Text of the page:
Some gardeners like to grow strawberries. I like to pick them, and I especially like to eat them.
I like to drag my kids to the nearby strawberry patch and load up on berries for jelly, pie, and shortcake, of course. I was born in June, so strawberry shortcake is always loaded up with candles on my big day.
For the past month, the locally grown strawberries are ready to be picked, washed, sliced, or squished. I stopped by Johnston’s Fruit Farm in Swanton and dragged my hands through their rows for a little while, plucking huge, sweet strawberries. Martha Mora is the second generation of the Johnston Family that is helping families harvest strawberries.
The 60 acres of apples, four acres of peaches, two acres of blueberries, and an acre of raspberries keep them very busy all year round. Her parents, Dale and Pauline, started growing peaches and strawberries back in 1954. She says, “This farm ground is sandy loam soil which is perfect for growing strawberries. They have always grown well here.”
You don’t have to have acres of berries to enjoy the homegrown benefit. Plant strawberries as edging around your landscape. A single row of strawberries planted around the outside edge of your garden will fill in about a two-foot strip.
Martha says they grow many varieties of June bearing strawberries on their farm. There are three types of strawberries: spring or June bearers, everbearers, and day neutrals. June bearers usually have larger fruit and will produce a crop in two or three weeks in the spring and have early, mid, and late varieties.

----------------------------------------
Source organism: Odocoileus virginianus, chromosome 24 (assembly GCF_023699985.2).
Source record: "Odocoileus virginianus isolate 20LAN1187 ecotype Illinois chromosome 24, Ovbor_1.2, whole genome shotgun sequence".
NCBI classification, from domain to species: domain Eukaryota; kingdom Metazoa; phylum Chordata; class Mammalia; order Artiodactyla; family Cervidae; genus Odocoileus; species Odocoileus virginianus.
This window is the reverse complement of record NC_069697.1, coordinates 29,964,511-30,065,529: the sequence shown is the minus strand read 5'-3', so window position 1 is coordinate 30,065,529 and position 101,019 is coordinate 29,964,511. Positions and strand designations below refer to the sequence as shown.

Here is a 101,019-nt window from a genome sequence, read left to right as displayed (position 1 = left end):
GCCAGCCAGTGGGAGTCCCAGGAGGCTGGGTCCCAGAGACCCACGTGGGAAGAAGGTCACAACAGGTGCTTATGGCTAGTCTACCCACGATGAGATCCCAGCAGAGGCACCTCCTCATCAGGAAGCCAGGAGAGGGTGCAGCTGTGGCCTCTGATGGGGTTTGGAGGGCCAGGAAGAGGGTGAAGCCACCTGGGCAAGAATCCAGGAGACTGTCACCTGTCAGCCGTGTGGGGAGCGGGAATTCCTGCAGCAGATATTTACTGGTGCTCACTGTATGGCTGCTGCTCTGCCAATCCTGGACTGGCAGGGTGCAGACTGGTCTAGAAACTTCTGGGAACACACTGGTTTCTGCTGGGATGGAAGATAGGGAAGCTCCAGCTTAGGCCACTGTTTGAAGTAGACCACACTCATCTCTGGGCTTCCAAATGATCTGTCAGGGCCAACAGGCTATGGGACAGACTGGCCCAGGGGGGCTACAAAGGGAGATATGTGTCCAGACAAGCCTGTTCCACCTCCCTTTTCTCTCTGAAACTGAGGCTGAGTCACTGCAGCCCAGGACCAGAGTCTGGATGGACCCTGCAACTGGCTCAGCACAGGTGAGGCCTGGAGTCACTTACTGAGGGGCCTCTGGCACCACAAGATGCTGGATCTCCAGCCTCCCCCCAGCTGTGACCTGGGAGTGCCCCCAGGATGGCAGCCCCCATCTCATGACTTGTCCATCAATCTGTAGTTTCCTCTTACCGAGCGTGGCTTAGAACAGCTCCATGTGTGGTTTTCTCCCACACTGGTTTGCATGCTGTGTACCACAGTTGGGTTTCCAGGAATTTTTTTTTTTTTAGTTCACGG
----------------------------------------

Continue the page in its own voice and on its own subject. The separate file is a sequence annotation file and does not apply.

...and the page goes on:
Everbearing and day neutral strawberries will bloom three or more times a summer and don’t spread as much as the other types of strawberries. These make great plants for containers or edging that doesn’t get out of control.
Strawberry plants don’t need a whole lot of help spreading out. They are natural propagators. Martha says, “The original plant will send out shoots, or daughter plants. That’s what you want it to do to give you the most berries.”
If you are planting your strawberries in rows, give them about four feet between rows and two feet between plants. This will give them a little room to fill in. She says the strawberry plants stop producing new fruit by the end of June. They mow their rows down after July 4 and till the walkway between the rows to keep the berry patch from getting scraggly and overgrown.
“The strawberry plant will start to produce its fruit blossoms in August, even though they don’t appear until next spring. Stop fertilizing them in the early fall so they can prepare for winter. You will get your first fruit usually 30 days after you see the first bloom open up.”
If all goes well, you should have plenty of strawberries to go around. A crop of 50 to 70 plants will be more than enough to feed a family of five.
Look with your hands
Once you are ready to pick, Martha says to look with your hands. “Gently separate the leaves of the plant and feel around under the leaves to feel the strawberries hanging there. It is much quicker to pick lots of strawberries that way.” Leave the green berries on the stem. They will ripen in a few days and give you another reason to hit the patch before the end of the fruiting season.
Picking berries early in the morning is best. “The temperature is a little cooler and the plant is holding the most moisture at that hour. All of those things will help you pick the fruit when it is plump and juicy,” she says.
Eat it up
OK, this is the best part. You can stock your shelves with jelly, bake a few pies, or freeze them for smoothies or your morning cereal. I like to get my fill of strawberries over my mom’s secret shortcake recipe. And since I have so many strawberries, I just might have to have two helpings.
Contact Kelly Heidbreder at firstname.lastname@example.org
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